Morrisey: McGraw in office 'too long'

By Chris Dickerson | Jan 30, 2012

Morrisey

McGraw

CHARLESTON – The Republican who has filed to run for Attorney General against Darrell McGraw says he intends to take a fresh look at the role of the office.

Patrick Morrisey issued a press release Monday saying 20 years in office for McGraw "is just too long."

"We need a strong, new voice -- someone with the experience, knowledge and leadership to change the Office of Attorney General and help restrain Washington's appetite for spending, regulations, and mandates," said Morrisey, who lives in Harpers Ferry.

Morrisey a health care lawyer with the Washington, D.C. firm of King & Spalding, said he would bring "a new perspective to efforts to repeal Obamacare, curb federal and state government over-regulation, provide competent counsel on Medicaid matters, and advance meaningful ethics reform."

He stressed "strong disagreement" with McGraw on overturning Obamacare.

"McGraw refused to join the 26-state legal challenge to Obamacare and stood by as the Administration saddled West Virginians with new financial burdens, rising health care costs, and unconstitutional mandates," Morrisey said in his release. "My position on Obamacare is clear: let's repeal it and start over."

Last year, Morrisey assisted those states in their successful litigation efforts to challenge the constitutionality of the law in the 11th Circuit Court of Appeals. His release said he provided counsel and strategic advice regarding repeal efforts and worked with members of the House of Representatives seeking to repeal the law. The constitutional claims related to the health care law are now pending before the U.S. Supreme Court.

Morrisey also said that he was committed to changing the ethics environment in the state and challenging excessive federal and state regulations that make West Virginia one of the most unfriendly climates for starting and maintaining a business.

"One of the reasons that West Virginia ranks at the bottom of most major economic indicators in the country is because its legal system is hostile to business," he said. "As Attorney General, I will fight to turn the state's legal climate around and champion strong ethics reform."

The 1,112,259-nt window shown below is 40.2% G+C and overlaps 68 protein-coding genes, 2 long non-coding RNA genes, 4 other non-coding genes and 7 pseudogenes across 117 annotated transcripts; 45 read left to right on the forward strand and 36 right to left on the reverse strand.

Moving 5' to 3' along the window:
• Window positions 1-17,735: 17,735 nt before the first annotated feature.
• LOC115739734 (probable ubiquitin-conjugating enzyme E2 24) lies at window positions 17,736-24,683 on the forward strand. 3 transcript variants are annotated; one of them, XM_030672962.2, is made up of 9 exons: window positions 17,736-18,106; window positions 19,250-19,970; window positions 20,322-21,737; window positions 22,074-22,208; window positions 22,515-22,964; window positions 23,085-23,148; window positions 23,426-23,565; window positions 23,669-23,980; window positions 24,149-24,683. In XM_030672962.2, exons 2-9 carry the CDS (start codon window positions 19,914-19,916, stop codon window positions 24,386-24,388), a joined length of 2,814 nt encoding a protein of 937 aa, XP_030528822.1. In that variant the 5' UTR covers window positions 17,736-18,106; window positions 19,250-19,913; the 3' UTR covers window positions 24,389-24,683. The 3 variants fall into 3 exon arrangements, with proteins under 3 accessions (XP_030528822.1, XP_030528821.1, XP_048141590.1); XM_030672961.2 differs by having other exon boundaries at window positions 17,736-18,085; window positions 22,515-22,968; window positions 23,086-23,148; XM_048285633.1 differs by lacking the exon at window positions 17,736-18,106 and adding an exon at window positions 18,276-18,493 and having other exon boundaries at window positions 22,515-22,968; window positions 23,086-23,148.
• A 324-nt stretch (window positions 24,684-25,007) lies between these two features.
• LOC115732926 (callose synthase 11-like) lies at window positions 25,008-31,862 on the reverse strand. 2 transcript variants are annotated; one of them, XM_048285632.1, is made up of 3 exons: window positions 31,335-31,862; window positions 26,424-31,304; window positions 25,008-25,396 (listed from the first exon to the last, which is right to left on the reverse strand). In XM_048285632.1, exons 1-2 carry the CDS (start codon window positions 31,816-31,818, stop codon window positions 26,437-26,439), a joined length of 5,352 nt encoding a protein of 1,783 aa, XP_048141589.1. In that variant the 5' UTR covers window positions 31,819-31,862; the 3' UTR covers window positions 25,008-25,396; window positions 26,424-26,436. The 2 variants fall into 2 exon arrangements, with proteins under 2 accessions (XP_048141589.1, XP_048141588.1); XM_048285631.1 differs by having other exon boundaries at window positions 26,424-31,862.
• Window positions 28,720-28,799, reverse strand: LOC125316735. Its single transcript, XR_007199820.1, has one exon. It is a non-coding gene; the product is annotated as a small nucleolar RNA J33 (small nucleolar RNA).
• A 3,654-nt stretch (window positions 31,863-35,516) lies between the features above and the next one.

Originally from New Jersey, Morrisey earned a bachelor of arts, in history and political science, with honors, from Rutgers College in 1989 and a juris doctor from Rutgers Law School-Newark, in 1992. He is married and has a 14-year old stepdaughter.

After Morrisey filed to run on Saturday, state Republican Party Chairman Mike Stuart praised Morrisey.

"Darrell McGraw's reign of deceit and decades-long embarrassment to West Virginia has resulted in West Virginia being viewed as one of the least friendly states for business in the nation," Stuart said. "Patrick Morrisey is a deeply experienced attorney that will join West Virginia with nearly thirty other states in challenging Obamacare. He will immediately bring instant respect to an important office that has faded because of cronyism and malaise."

McGraw is seeking his sixth term as attorney general.

A native of Wyoming County, McGraw served in the U.S. Army and later graduated from West Virginia University and WVU's College of Law. He later served on the West Virginia Supreme Court of Appeals before becoming AG in 1992.

On his campaign website, McGraw touts having "built the Consumer Protection Division of the West Virginia Attorney General's Office into a nationally recognized powerhouse, enforcing consumer laws against some of the world's largest corporations and recovering over $2 billion dollars for the citizens of West Virginia."

He also says he looks forward to serving West Virginia for another four years.

"I am proud of the accomplishments of the Attorney General's Office, and I look forward to the privilege of remaining at the helm of this office, to help people and to continue programs that have given average citizens a voice when they would not have been heard otherwise," he said on his site.

McGraw is married to Jorea Marple, the first woman to be named state Superintendent of Schools. He has four children and one grandson.

The primary election is May 8, and the general election is Nov. 6.

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